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St. George millionaire arrested for allegedly writing bad $100K check in Vegas

St. George millionaire arrested for allegedly writing bad $100K check in Vegas

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HURRICANE — Indicted St. George businessman Jeremy Johnson spent several hours in jail Sunday after being arrested on a warrant for allegedly writing bad checks for more than $100,000 at a Las Vegas casino.

Johnson says the arrest is "self-fulfilled prophesy" related to the Federal Trade Commission fraud case pending against him.

"There was plenty of money to cover all the checks written on the accounts. The government decided to bounce them not me. They are very angry with me at the moment so this is their retaliation. They badly want me back in jail where I can't defend myself in the case," he wrote in an email to the Deseret News.

Hurricane police stopped Johnson after receiving information he was driving a vehicle that did not belong to him. Officers contacted the owner who told them he had given Johnson permission to drive the vehicle, said Hurricane police spokeswoman Nancy Perkins.

During a traffic stop, police ran a routine check on Johnson, 35, and found an outstanding warrant from Nevada

During the traffic stop, police ran a routine check on Johnson, 35, and found an outstanding warrant from Nevada, she said. Officers booked Johnson into the Washington County Jail just after 5 p.m. on the third-degree felony theft warrant, which carried a cash-only bail of $112,150, jail records show.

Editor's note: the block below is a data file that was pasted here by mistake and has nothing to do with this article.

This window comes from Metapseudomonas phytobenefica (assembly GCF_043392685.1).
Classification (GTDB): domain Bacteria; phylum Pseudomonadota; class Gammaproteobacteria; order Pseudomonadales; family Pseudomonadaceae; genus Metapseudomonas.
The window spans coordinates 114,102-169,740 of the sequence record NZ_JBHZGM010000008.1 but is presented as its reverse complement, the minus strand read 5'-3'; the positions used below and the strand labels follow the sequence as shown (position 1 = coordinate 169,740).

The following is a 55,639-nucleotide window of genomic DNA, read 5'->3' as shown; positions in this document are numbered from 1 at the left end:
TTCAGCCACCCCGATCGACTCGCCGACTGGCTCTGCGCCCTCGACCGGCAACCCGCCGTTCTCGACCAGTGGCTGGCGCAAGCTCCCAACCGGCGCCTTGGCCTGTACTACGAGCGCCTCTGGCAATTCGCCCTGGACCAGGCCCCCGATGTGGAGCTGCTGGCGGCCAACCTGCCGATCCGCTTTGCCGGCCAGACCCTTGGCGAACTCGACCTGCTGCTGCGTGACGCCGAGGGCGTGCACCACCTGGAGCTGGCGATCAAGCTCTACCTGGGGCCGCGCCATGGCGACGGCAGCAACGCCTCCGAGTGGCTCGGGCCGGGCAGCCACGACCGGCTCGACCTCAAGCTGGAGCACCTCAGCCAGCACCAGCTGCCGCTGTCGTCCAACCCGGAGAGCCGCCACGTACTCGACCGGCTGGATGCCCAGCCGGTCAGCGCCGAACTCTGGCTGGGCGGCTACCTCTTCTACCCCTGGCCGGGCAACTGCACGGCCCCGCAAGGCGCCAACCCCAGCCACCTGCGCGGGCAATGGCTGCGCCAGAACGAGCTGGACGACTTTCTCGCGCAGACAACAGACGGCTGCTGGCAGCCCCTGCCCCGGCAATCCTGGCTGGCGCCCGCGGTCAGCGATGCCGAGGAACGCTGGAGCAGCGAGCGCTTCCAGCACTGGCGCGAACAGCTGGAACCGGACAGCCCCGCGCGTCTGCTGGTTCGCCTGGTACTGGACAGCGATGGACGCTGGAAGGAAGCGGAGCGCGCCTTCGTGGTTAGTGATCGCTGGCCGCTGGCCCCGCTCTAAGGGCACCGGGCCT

Washington County sheriff's spokesman Nate Abbott said another party posted bail for Johnson and he was released a couple of hours later.

According to the Clark County District Attorney's Office, Johnson wrote checks six checks totaling $108,400 for cash or gaming chips at the Wynn Las Vegas hotel and casino Nov. 26, 2010, that he did not have sufficient funds to cover. A judge issued an arrest warrant for Johnson on Oct. 20, 2011.

Johnson revealed in a federal deposition that he was a habitual gambler, dropping nearly $3 million at Las Vegas casinos and playing online poker since 2006.

The checks were sent in good faith, and were not accepted because a federal judge in the FTC case froze all of his assets, Johnson said.

"All checks outstanding were simply returned unpaid when the government refused to allow the bank to honor them," he said.

Johnson said the FTC has "become increasingly hostile against him in recent weeks" because he is trying to obtain a recording of a telephone call he received from an FTC attorney while in the Davis County Jail this summer.

During a federal court hearing in Salt Lake City in September, Johnson's attorney complained about the call to the judge. Federal prosecutor Brent Crane said the call was "wholly improper" and assured the judge it would not happen again.

The FTC filed a complaint against Johnson last December alleging he bilked more than $275 million from online consumers by charging their credit cards for services they didn't sign up for. A federal court in Nevada seized his assets and placed him under tight financial restrictions.

In June, federal authorities arrested Johnson and indicted him with mail fraud in connection with his Internet marketing businesses. Initially considered a flight risk, he spent three months in jail until his family and friends posted a $2.8 million property bond to ensure his appearance at future court hearings.


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Dennis Romboy


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